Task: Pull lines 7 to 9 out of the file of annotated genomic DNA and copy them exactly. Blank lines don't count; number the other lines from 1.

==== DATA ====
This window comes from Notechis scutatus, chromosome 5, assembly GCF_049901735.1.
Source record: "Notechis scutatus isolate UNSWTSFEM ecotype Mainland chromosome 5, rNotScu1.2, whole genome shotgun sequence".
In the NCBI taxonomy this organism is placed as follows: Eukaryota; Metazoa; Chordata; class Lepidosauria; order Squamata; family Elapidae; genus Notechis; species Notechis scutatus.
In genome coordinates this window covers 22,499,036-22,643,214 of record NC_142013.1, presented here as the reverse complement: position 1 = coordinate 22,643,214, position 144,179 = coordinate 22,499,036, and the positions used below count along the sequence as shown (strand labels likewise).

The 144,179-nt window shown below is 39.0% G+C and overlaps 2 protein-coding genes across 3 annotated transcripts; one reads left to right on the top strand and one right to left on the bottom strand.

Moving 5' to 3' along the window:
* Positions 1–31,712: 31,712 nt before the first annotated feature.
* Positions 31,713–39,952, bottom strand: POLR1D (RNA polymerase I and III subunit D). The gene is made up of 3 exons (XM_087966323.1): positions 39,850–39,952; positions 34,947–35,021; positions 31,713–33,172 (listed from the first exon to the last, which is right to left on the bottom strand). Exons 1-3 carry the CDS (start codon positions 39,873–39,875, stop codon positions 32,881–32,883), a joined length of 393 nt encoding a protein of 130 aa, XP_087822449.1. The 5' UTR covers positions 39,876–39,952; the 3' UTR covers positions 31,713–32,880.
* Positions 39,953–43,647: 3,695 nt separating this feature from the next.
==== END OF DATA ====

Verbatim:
* Positions 1–31,712: 31,712 nt before the first annotated feature.
* Positions 31,713–39,952, bottom strand: POLR1D (RNA polymerase I and III subunit D). The gene is made up of 3 exons (XM_087966323.1): positions 39,850–39,952; positions 34,947–35,021; positions 31,713–33,172 (listed from the first exon to the last, which is right to left on the bottom strand). Exons 1-3 carry the CDS (start codon positions 39,873–39,875, stop codon positions 32,881–32,883), a joined length of 393 nt encoding a protein of 130 aa, XP_087822449.1. The 5' UTR covers positions 39,876–39,952; the 3' UTR covers positions 31,713–32,880.
* Positions 39,953–43,647: 3,695 nt separating this feature from the next.